Spicy Summer Soba Noodles

On the whole, I'm a great fan of simplicity; like most working adults, there are a lot of nights when I simply don't have the energy, time, or patience for a complex recipe. Other times, I'd like to go all out. This recipe, while not immensely difficult, is certainly in the "higher effort" category. 


I wouldn't say this recipe is complex in terms of cooking techniques. But it is time consuming - draining tofu, marinating tofu, searing tofu, cooking noodles, making sauce, sautéing vegetables - all simple in and of themselves, but not exactly what you'd call a speedy dinner option. And personally, after taking the time to test and prepare this recipe, I'd advise you take two days to prepare this dish. One day for making your sauce, draining the tofu, then leaving it to marinate overnight. The next day for cooking noodles, sautéing vegetables, searing the tofu, and combining the separately cooked elements. You can of course do it all in one go, but it's going to take a while. Personally, I think this is well worth the effort, with the result being both beautiful and tasty - but it's probably better suited to a fancy weekend dinner or even a dinner party. Unfortunately, due to the absolutely atrocious lighting in my kitchen, I don't have as many in-process photos for the recipe, so please forgive me for that. 


The other aspect of this recipe worth noting is that the ingredient list is long, particularly for the sauce - but try not to let this intimidate you! I worked with the staples I have in my fridge, but I'm well aware that not everyone keeps things like miso, fish sauce, or sesame oil on hand. These ingredients help create more depth of flavour,  but you can omit fish sauce and sesame oil, or add a little more soy sauce in lieu of miso if you don't feel like buying a ton of specialty ingredients - the recipe should still be plenty tasty (just make sure to taste the sauce and adjust seasoning if you feel that it's lacking). The final product should be a nice balance of salty, sweet, spicy and sour from the sauce, which pairs well with more neutral noodles and fresh summer vegetables, alongside an herbacious and nutty finish from the basil and peanuts. 


Spicy Summer Soba Noodles

  • 1 package extra firm tofu
  • 1 package of soba noodles
  • vegetable or grapeseed oil, for sautéing 


for sauce

  • 1 tsp. sriratcha
  • 6 limes, juiced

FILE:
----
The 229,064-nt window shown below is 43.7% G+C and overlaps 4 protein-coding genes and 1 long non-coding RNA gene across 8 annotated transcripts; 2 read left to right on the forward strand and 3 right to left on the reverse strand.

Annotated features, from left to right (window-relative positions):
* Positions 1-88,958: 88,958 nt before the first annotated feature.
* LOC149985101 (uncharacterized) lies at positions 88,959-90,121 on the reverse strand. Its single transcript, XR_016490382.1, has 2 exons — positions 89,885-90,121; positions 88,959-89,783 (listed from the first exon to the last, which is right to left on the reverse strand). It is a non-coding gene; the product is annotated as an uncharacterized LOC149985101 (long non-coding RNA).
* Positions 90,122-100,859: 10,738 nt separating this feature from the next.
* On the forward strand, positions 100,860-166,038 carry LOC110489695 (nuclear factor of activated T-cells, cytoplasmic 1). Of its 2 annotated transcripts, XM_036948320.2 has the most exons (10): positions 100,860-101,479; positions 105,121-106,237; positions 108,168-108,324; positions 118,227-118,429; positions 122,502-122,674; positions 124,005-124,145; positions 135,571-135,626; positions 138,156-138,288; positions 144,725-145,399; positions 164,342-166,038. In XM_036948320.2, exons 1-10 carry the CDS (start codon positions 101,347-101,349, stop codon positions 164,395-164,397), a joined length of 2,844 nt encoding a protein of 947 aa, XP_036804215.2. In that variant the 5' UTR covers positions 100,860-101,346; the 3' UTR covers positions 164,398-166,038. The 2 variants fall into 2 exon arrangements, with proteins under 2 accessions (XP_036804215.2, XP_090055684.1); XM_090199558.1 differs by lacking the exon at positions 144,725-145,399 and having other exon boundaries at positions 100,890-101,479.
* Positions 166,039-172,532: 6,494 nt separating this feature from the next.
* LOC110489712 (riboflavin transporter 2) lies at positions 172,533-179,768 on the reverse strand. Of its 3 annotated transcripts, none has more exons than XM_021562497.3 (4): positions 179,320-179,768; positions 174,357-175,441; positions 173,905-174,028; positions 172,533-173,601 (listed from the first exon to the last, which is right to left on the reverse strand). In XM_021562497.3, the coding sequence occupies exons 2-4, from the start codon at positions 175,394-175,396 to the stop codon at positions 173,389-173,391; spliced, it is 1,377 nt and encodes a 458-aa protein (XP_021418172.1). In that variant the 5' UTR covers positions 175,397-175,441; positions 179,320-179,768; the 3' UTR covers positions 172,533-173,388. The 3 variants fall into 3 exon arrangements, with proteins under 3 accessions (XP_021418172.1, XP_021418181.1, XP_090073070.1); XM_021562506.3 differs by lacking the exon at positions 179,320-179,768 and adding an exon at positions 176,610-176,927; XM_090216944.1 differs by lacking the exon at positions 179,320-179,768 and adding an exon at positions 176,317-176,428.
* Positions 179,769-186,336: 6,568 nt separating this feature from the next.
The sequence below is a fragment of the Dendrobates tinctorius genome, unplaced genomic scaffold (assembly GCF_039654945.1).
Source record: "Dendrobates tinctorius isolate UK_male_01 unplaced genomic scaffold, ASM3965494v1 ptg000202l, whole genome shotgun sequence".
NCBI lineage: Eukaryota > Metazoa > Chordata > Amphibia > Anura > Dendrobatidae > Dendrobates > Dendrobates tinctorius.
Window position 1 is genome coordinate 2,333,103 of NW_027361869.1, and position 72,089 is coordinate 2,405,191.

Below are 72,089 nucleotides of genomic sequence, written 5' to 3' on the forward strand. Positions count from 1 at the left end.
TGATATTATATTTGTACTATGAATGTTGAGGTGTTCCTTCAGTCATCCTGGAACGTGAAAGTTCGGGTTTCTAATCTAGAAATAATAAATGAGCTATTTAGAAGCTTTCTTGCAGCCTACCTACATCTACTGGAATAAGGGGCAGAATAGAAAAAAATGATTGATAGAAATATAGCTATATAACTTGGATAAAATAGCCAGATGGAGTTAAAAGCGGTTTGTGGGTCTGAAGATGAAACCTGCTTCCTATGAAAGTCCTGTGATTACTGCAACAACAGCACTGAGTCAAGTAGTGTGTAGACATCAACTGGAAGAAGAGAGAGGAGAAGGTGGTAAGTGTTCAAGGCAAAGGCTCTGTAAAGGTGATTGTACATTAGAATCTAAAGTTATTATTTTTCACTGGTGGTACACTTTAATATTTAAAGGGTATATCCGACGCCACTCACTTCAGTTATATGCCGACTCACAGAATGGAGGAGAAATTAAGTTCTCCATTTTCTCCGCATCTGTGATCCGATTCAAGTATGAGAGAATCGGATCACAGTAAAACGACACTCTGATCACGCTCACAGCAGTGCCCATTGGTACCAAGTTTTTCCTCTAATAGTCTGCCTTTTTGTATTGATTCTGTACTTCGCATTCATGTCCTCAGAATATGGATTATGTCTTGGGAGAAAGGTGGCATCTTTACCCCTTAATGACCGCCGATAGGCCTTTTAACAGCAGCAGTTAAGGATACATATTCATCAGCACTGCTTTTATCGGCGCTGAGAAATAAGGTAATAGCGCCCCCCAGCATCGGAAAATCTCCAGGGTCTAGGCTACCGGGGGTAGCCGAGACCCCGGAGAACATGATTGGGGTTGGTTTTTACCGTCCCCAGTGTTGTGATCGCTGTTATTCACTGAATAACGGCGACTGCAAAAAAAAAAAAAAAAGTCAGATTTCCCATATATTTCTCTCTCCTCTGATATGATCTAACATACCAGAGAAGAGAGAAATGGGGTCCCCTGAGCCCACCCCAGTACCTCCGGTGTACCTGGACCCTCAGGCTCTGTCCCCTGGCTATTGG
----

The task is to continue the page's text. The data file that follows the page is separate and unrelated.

• 6 Tbsp. sugar
  • 3 Tbsp. molasses*
  • 1/3 cup soy sauce (reduced sodium preferably)
  • 1/2 cup rice vinegar**
  • 7 cloves of garlic (you can use 4-5 if your cloves are large)
  • 1 Tbsp. grated ginger***
  • 2-3 Tbsp. diced serrano or Thai chilies
  • 1.5 Tbsp. white miso 
  • 2 tsp. fish sauce
  • 1 medium shallot
  • 3 scallions 
  • 4 tsp. sesame oil


for stir fry

  • 2-3 carrots
  • 1 medium crown of broccoli
  • 2-3 bell peppers
  • 1/4 a head  of cabbage****
  • 3 scallions
  • 2-3 serrano or Thai chilies
  • 1 small piece of ginger, peeled (about 1-2 inches long)


for garnish

  • roasted peanuts
  • cherry tomatoes
  • Thai basil (use regular if Thai basil isn't available)
  • lime wedges
  • black or white sesame seeds, or mixture of both
  • scallion



* If you don't have molasses, omit it along with the white sugar; use 8 Tbsp. brown sugar instead.

**If you don't have rice vinegar, white vinegar is a good substitute, or use Mirin (rice wine) if you have that.

*** I peel and freeze my ginger; this means I can pull it out and grate it whenever a recipe calls for it. When grating ginger, use the smallest grater you have (a zester is the best choice). If you only have a large block grater or a grater for cheese, just dice it as finely as possible - it should almost look like a paste. 

**** For the stir fry veggies, I just chose what I had on hand and enjoy eating. Feel free to adjust or replace any of the given veggies for something you'd prefer more. 



1. DRAIN your tofu by pouring out the water. Wrap it in several layers of paper towels, and weigh down with something heavy, like a can of beans. This will push out the water leaving more room for your marinade to absorb later. Let the tofu drain for at least an hour. In the mean time...